9. Reynolds

    Reynolds Well-Known Member
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    No, Keto is high fat, moderate protein, extremely low carbs.
     
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  10. Benjamin

    Benjamin Well-Known Member
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    I think a few supplements are good as we are certain to be lacking in some nutritional areas although is difficult to know exactly which so that takes some investigation. According to my research studies have shown most men over 50 are lacking in important minerals - especially magnesium and zinc so I take those as well as D3 and turmeric. I've been taking those 4 things 3-4 times a week for the last 4 months and I'm liking the boost! I'm big on the importance of Omega3 but rather than take artificial supplements of fish oil I eat Wild Caught Salmon 1-2 times a week, the only oil I use is olive oil and I use a lot, I avoid other fats and would advise against the Keto diet. I also eat a large handful unsalted mixed nuts most days as well as I also use blueberries which I put a large amount into a fruit smoothie about once a week (more than that gets you fat from all the sugar in the fruit but this gives me an abundance of fruit when I drink them.). Another thing I swear by is is a combo drink of 1/2 carrot juice and 1/2 green juice - that stuff give me amazing boosts!

    That said, a big mistake people make is not looking at the "whole body" which the brain works with. Therein, improving diet and/or taking some important necessary supplements is a very good start but far from the often overlooked necessary requirements to maintain a healthy mind which can only come from a DEDICATED routine of maintaining physical fitness to maintain the whole body. This routine should include balance and proprioceptive awareness challenges besides strength and endurance training.

    Speaking of exercise, I think it very important to seriously challenge the mind (brain muscle) with not only reading but engaging in major new learning experiences. Avoid settling into patterns of habituation where you are not required to think.
     
  11. Covenanter

    Covenanter Well-Known Member
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    Interesting ideas.
    Keeping active mentally & socially is good aadvice.

    Since passing 65 (15 years ago) I have -
    bought a piano keyboard & learnt to play adequately to accompany hymns;
    hymn writing;
    joined choirs to increase musical ability & to enjoy group activity;
    taken up water colour painting;

    continued -
    tennis playing;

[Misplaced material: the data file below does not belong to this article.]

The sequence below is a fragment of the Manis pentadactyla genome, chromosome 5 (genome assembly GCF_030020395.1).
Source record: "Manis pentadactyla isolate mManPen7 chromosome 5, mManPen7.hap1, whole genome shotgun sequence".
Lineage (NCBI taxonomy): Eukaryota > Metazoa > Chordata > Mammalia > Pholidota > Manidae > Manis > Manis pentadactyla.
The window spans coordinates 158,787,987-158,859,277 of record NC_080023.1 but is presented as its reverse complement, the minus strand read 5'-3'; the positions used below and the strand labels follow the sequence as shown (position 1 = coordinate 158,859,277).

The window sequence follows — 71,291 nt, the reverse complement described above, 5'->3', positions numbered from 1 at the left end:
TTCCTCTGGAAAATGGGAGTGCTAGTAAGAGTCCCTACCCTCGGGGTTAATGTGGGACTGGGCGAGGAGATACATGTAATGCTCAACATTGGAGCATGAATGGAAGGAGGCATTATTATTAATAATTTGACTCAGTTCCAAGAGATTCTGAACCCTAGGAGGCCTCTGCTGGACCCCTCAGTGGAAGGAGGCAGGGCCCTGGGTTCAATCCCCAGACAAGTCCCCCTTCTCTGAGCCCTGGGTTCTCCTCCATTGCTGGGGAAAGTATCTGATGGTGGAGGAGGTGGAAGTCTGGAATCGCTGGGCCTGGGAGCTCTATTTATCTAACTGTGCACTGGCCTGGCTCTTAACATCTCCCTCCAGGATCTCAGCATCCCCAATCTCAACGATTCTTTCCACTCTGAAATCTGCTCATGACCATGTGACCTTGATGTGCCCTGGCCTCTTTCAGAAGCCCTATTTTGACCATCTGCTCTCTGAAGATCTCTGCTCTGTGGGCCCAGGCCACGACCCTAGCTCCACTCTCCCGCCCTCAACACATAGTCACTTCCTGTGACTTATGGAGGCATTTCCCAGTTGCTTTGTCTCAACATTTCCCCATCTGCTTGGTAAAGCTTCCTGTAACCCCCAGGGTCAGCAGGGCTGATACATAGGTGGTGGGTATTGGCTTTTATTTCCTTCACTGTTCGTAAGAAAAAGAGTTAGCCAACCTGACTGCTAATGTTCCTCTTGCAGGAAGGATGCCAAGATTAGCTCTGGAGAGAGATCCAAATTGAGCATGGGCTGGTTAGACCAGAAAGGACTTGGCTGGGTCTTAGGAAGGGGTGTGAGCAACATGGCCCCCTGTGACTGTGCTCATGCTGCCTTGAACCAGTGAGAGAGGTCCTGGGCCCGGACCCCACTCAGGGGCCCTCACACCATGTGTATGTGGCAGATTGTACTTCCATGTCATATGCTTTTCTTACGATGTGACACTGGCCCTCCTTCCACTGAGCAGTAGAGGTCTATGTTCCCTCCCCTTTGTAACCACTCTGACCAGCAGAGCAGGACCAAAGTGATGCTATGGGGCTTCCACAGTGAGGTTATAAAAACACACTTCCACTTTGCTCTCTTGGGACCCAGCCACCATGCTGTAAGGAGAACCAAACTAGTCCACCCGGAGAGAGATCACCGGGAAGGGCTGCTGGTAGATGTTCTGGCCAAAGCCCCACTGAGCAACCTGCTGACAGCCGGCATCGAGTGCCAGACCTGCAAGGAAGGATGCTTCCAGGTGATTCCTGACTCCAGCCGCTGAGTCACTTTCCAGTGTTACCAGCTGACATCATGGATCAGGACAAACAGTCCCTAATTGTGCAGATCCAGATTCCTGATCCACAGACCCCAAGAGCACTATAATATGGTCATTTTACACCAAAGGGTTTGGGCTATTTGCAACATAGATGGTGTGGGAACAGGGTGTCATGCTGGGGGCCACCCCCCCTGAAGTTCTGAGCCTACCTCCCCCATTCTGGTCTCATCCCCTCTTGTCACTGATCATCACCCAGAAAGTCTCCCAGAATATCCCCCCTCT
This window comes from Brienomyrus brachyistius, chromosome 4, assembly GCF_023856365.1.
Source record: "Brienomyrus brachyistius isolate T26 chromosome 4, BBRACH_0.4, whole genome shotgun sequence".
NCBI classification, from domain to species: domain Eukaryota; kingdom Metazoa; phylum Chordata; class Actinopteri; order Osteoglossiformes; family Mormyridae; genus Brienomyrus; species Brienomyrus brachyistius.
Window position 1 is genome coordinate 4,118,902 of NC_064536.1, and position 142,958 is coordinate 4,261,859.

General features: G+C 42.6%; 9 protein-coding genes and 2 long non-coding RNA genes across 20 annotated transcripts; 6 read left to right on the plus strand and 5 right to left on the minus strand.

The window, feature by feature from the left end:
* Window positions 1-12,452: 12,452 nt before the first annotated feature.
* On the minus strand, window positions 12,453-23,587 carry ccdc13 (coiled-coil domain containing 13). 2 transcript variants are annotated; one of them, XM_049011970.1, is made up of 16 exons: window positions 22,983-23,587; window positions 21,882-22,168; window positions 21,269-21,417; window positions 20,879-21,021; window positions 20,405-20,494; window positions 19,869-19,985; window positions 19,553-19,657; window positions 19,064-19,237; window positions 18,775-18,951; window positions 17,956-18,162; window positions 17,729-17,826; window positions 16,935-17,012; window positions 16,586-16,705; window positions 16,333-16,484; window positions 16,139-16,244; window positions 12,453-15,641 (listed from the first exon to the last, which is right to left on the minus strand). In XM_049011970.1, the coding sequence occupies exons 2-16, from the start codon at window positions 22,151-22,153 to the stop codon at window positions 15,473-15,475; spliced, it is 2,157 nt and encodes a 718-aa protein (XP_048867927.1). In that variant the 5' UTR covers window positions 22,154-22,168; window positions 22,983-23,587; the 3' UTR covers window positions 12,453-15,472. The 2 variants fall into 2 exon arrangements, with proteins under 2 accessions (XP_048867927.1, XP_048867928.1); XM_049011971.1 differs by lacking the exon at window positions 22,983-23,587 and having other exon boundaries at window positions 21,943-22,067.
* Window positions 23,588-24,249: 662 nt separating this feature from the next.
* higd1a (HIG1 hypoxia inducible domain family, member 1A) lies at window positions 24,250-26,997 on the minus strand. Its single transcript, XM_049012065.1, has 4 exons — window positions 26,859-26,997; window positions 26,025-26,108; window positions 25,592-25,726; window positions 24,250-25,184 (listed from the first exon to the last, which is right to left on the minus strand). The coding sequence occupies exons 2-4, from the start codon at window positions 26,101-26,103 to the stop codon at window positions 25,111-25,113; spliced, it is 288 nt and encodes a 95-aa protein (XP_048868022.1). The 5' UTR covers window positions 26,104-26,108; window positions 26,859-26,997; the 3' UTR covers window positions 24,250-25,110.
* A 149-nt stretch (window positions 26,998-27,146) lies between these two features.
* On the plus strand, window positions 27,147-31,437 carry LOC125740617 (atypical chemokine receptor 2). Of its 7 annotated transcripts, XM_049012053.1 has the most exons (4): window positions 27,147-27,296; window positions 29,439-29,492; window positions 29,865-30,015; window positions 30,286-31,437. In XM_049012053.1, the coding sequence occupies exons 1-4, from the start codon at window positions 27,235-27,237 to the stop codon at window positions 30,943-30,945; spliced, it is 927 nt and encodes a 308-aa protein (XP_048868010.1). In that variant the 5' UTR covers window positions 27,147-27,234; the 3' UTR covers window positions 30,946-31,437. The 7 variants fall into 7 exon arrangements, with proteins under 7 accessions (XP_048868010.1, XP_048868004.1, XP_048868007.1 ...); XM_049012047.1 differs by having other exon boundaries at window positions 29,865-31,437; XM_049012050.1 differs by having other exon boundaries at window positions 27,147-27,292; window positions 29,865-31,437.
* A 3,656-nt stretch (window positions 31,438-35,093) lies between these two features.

gardening;
    arguing/contributing on forums;
    Bible study;
    crossword & number puzzles;
    family activities;
    etc

    Health/diet - I was diagnosed with diabetes (T2) in 2000 & followed the complex carb, low fat diet as recommended. by 2008 the neuropathy condition I was diagnosed with became crippling. I reversed the diet to low carb, increased fat, & my health was restored. In 3 months I was free from pain & back on the tennis court. At 80 I am on no medication.

    I strongly recommend the low carb, high & healthy natural fat diet, aka keto for continued good health & control of debilitating conditions such as diabetes. That becomes a way of life, rather than a diet. I occasionally take a multivitamin/mineral supplement.
     
  12. HankD

    HankD Well-Known Member
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    I dont use aluminum pots, pans in cooking. Stainless steel only.
    I try not to use plastic. e.g. always buy vinegar in glass bottles NOT PLASTIC.
    GLUTEN FREE (GF) even if you aren't celiac gluten is inflammatory big time.

    Many GF Pasta products are decent as wheat pasta substitutes.
    Cant say that for bread. When i cheat its with bread.
     
  13. Roy

    Roy <img src=/0710.gif>
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    For quite some time, it has been suspected that aluminum is a contributing factor to alzheimer's. I heard Michael Reagan say that when it was first publicly announced that Ronald Reagan had been diagnosed with alzheimer's, a friend of theirs called Nancy and was hysterically telling her that she needed to stop cooking with aluminum cookware. Nancy fell out laughing, because she had never cooked a meal in her entire life.

    It seems like there are a million things to consider with regard to the unknown contributing factors to Alzheimer's. If inflamation is a contributing factor and gluten contributes to Alzheimer's,then I probably should look at that.
     
  14. Roy

    Roy <img src=/0710.gif>
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    You definitely got a grip on the situation, Benjamin. During these summer months, I feel too wasted at the end of the day to go and work out. I am a warehouse clerk in a very hot, humid warehouse in Mobile, Al. Within an hour, I am often sweat-soaked, looking like I was swimming with my clothes on. Sounds horrible, but I think it may be theraputic. After all, people pay money to sweat like that in a sauna.

    The image that I down-loaded is my regimen, I call it "Roy's Breakfast."
     

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  15. Benjamin

    Benjamin Well-Known Member
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    I've been there trying to find the energy to workout after working in the heat. Starting with a commitment of progressing a little at a time you would probably be surprised to find that in a few weeks you will notice that your energy at the end the of the day has increased. Stay hydrated bro...